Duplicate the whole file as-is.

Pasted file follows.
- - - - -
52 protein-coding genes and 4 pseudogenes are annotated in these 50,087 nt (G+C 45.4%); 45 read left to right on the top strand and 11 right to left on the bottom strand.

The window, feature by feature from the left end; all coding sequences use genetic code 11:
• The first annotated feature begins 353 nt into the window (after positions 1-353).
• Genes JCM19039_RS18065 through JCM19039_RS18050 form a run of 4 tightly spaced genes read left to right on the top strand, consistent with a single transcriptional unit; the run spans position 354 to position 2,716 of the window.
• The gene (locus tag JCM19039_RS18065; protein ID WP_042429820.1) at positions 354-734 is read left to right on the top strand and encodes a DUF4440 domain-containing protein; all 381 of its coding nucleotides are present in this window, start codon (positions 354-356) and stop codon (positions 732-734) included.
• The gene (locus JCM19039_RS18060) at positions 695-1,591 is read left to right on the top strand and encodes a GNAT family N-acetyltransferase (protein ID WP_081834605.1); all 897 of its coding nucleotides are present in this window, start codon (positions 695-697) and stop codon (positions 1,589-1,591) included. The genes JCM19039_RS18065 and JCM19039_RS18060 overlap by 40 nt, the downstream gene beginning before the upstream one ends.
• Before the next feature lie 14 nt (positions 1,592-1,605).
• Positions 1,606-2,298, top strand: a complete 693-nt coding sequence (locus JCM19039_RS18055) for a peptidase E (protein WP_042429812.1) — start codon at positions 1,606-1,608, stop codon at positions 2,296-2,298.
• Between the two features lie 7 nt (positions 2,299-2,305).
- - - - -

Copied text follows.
52 protein-coding genes and 4 pseudogenes are annotated in these 50,087 nt (G+C 45.4%); 45 read left to right on the top strand and 11 right to left on the bottom strand.

The window, feature by feature from the left end; all coding sequences use genetic code 11:
• The first annotated feature begins 353 nt into the window (after positions 1-353).
• Genes JCM19039_RS18065 through JCM19039_RS18050 form a run of 4 tightly spaced genes read left to right on the top strand, consistent with a single transcriptional unit; the run spans position 354 to position 2,716 of the window.
• The gene (locus tag JCM19039_RS18065; protein ID WP_042429820.1) at positions 354-734 is read left to right on the top strand and encodes a DUF4440 domain-containing protein; all 381 of its coding nucleotides are present in this window, start codon (positions 354-356) and stop codon (positions 732-734) included.
• The gene (locus JCM19039_RS18060) at positions 695-1,591 is read left to right on the top strand and encodes a GNAT family N-acetyltransferase (protein ID WP_081834605.1); all 897 of its coding nucleotides are present in this window, start codon (positions 695-697) and stop codon (positions 1,589-1,591) included. The genes JCM19039_RS18065 and JCM19039_RS18060 overlap by 40 nt, the downstream gene beginning before the upstream one ends.
• Before the next feature lie 14 nt (positions 1,592-1,605).
• Positions 1,606-2,298, top strand: a complete 693-nt coding sequence (locus JCM19039_RS18055) for a peptidase E (protein WP_042429812.1) — start codon at positions 1,606-1,608, stop codon at positions 2,296-2,298.
• Between the two features lie 7 nt (positions 2,299-2,305).